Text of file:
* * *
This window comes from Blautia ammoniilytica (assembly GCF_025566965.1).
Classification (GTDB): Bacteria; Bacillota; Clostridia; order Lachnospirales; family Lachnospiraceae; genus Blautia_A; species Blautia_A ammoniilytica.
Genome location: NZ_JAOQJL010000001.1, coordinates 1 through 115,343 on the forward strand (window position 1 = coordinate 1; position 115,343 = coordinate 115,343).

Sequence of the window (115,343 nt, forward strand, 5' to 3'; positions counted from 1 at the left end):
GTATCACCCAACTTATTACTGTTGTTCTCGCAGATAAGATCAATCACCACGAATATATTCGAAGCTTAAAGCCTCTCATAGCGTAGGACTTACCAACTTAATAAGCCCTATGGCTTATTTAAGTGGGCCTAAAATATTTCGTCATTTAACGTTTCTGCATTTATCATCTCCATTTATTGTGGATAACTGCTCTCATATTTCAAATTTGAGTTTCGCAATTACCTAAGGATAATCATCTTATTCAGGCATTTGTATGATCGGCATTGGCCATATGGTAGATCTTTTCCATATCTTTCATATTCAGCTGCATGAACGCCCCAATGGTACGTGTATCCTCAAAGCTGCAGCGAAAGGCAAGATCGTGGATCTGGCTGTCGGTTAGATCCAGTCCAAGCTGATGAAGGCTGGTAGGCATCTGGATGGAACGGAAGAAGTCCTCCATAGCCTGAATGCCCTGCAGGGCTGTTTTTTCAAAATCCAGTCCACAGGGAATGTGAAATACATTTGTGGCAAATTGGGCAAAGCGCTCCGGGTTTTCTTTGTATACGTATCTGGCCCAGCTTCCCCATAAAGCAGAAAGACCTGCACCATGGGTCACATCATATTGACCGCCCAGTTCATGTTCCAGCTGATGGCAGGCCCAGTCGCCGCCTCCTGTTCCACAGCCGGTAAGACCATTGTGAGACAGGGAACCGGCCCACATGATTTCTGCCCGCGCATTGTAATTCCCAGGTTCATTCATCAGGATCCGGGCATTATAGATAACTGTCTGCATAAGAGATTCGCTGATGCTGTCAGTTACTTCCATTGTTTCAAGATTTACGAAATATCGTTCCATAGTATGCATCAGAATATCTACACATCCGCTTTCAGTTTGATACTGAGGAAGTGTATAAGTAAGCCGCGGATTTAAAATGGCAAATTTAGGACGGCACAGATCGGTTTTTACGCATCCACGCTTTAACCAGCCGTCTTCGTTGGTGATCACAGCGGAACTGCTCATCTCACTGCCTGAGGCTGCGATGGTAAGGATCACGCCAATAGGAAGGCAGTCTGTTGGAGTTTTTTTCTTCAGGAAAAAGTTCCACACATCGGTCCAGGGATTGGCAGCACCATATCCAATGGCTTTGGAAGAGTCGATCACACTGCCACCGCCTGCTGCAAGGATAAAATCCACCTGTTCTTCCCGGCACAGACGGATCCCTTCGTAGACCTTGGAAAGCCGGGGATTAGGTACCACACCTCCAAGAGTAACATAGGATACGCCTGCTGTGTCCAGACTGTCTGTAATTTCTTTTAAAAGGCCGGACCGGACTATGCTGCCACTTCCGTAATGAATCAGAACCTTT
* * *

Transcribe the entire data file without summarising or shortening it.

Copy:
This window comes from Blautia ammoniilytica (assembly GCF_025566965.1).
Classification (GTDB): Bacteria; Bacillota; Clostridia; order Lachnospirales; family Lachnospiraceae; genus Blautia_A; species Blautia_A ammoniilytica.
Genome location: NZ_JAOQJL010000001.1, coordinates 1 through 115,343 on the forward strand (window position 1 = coordinate 1; position 115,343 = coordinate 115,343).

Sequence of the window (115,343 nt, forward strand, 5' to 3'; positions counted from 1 at the left end):
GTATCACCCAACTTATTACTGTTGTTCTCGCAGATAAGATCAATCACCACGAATATATTCGAAGCTTAAAGCCTCTCATAGCGTAGGACTTACCAACTTAATAAGCCCTATGGCTTATTTAAGTGGGCCTAAAATATTTCGTCATTTAACGTTTCTGCATTTATCATCTCCATTTATTGTGGATAACTGCTCTCATATTTCAAATTTGAGTTTCGCAATTACCTAAGGATAATCATCTTATTCAGGCATTTGTATGATCGGCATTGGCCATATGGTAGATCTTTTCCATATCTTTCATATTCAGCTGCATGAACGCCCCAATGGTACGTGTATCCTCAAAGCTGCAGCGAAAGGCAAGATCGTGGATCTGGCTGTCGGTTAGATCCAGTCCAAGCTGATGAAGGCTGGTAGGCATCTGGATGGAACGGAAGAAGTCCTCCATAGCCTGAATGCCCTGCAGGGCTGTTTTTTCAAAATCCAGTCCACAGGGAATGTGAAATACATTTGTGGCAAATTGGGCAAAGCGCTCCGGGTTTTCTTTGTATACGTATCTGGCCCAGCTTCCCCATAAAGCAGAAAGACCTGCACCATGGGTCACATCATATTGACCGCCCAGTTCATGTTCCAGCTGATGGCAGGCCCAGTCGCCGCCTCCTGTTCCACAGCCGGTAAGACCATTGTGAGACAGGGAACCGGCCCACATGATTTCTGCCCGCGCATTGTAATTCCCAGGTTCATTCATCAGGATCCGGGCATTATAGATAACTGTCTGCATAAGAGATTCGCTGATGCTGTCAGTTACTTCCATTGTTTCAAGATTTACGAAATATCGTTCCATAGTATGCATCAGAATATCTACACATCCGCTTTCAGTTTGATACTGAGGAAGTGTATAAGTAAGCCGCGGATTTAAAATGGCAAATTTAGGACGGCACAGATCGGTTTTTACGCATCCACGCTTTAACCAGCCGTCTTCGTTGGTGATCACAGCGGAACTGCTCATCTCACTGCCTGAGGCTGCGATGGTAAGGATCACGCCAATAGGAAGGCAGTCTGTTGGAGTTTTTTTCTTCAGGAAAAAGTTCCACACATCGGTCCAGGGATTGGCAGCACCATATCCAATGGCTTTGGAAGAGTCGATCACACTGCCACCGCCTGCTGCAAGGATAAAATCCACCTGTTCTTCCCGGCACAGACGGATCCCTTCGTAGACCTTGGAAAGCCGGGGATTAGGTACCACACCTCCAAGAGTAACATAGGATACGCCTGCTGTGTCCAGACTGTCTGTAATTTCTTTTAAAAGGCCGGACCGGACTATGCTGCCACTTCCGTAATGAATCAGAACCTTT